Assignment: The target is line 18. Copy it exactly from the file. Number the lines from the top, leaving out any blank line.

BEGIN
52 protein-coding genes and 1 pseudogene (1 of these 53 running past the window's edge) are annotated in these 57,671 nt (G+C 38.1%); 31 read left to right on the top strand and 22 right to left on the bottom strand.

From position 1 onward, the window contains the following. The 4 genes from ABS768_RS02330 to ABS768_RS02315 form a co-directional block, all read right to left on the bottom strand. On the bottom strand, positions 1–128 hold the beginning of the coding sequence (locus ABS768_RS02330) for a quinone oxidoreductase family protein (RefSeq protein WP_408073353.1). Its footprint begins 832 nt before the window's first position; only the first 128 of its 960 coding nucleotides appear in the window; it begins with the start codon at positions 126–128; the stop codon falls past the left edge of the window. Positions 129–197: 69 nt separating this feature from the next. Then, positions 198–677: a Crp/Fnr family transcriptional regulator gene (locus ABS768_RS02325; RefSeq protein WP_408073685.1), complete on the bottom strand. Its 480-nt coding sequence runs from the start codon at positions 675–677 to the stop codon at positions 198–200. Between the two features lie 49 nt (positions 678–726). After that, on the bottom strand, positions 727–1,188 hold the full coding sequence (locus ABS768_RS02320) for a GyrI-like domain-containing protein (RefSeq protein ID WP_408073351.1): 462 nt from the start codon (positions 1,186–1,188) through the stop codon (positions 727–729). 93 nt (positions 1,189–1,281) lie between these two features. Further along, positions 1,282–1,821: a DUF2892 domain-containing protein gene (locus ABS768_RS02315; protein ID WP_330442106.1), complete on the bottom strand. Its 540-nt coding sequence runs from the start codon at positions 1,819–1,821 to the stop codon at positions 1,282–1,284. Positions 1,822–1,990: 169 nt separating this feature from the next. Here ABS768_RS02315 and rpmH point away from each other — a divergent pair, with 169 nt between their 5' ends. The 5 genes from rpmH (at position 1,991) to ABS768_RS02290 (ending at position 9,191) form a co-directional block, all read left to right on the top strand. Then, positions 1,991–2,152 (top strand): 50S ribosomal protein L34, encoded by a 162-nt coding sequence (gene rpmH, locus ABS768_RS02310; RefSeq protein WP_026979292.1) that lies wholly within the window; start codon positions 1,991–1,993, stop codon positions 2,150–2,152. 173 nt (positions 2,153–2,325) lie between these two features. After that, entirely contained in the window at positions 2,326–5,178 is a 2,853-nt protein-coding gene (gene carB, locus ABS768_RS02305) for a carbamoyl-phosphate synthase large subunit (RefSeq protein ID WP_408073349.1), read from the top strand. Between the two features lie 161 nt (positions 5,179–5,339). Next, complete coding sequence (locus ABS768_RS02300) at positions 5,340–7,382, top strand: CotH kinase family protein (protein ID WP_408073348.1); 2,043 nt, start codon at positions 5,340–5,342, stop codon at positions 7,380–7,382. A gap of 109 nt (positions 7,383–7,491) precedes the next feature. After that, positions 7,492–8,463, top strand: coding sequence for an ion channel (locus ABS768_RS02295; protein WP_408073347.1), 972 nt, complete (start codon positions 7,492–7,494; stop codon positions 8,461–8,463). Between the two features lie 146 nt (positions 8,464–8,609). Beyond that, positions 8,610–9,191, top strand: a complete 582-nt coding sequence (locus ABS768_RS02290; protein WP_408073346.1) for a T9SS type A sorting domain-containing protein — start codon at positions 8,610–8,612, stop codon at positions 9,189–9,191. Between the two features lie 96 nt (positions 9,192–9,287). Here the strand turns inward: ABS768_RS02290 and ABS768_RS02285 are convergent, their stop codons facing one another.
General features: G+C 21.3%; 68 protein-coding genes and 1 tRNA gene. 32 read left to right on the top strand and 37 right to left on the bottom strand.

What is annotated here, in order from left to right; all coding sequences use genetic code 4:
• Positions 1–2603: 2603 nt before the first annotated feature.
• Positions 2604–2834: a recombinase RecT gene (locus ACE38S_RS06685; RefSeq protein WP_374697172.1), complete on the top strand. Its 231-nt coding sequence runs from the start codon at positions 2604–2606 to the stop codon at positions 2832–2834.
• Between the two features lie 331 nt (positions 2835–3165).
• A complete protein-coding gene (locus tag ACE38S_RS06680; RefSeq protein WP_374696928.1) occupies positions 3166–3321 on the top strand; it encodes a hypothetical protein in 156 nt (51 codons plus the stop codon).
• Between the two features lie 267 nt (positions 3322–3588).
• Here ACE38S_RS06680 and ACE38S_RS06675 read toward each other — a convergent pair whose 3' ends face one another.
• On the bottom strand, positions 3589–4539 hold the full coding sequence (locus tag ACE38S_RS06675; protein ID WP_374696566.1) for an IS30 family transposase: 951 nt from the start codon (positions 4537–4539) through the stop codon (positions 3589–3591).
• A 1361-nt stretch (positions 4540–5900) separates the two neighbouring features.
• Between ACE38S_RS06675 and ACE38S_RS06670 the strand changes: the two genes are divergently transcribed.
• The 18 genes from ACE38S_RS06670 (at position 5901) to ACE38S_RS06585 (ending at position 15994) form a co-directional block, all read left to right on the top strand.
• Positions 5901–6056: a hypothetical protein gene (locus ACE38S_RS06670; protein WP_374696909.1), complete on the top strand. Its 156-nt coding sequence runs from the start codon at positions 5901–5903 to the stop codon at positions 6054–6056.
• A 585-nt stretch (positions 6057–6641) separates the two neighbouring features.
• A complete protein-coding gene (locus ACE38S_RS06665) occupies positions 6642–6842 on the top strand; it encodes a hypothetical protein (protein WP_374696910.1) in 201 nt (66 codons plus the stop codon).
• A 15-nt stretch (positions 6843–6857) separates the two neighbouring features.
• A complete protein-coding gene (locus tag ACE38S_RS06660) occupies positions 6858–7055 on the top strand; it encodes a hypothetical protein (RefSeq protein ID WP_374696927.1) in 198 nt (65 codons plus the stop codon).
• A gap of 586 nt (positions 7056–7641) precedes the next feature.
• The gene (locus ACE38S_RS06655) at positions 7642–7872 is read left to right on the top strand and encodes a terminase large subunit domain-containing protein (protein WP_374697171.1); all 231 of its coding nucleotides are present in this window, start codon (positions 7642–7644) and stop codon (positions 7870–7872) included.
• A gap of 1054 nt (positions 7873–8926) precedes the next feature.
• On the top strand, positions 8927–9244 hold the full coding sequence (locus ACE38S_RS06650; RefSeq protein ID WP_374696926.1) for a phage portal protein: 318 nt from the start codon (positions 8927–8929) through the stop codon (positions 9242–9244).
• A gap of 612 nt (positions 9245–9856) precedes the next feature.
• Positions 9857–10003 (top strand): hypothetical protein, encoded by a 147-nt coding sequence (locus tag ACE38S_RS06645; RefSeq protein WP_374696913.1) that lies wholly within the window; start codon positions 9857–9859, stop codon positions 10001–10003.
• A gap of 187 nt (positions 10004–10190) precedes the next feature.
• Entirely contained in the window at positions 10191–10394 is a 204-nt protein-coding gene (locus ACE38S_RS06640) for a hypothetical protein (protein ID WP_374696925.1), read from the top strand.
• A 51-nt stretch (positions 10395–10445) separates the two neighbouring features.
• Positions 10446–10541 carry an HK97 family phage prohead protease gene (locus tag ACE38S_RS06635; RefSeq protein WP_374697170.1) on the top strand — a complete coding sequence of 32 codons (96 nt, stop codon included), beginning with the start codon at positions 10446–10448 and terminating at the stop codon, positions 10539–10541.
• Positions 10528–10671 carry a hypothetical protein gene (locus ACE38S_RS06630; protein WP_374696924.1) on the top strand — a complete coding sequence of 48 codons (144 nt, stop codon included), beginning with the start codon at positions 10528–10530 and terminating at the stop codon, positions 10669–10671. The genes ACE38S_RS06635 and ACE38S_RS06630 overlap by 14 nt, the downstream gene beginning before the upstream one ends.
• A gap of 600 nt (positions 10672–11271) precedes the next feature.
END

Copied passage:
• A 15-nt stretch (positions 6843–6857) separates the two neighbouring features.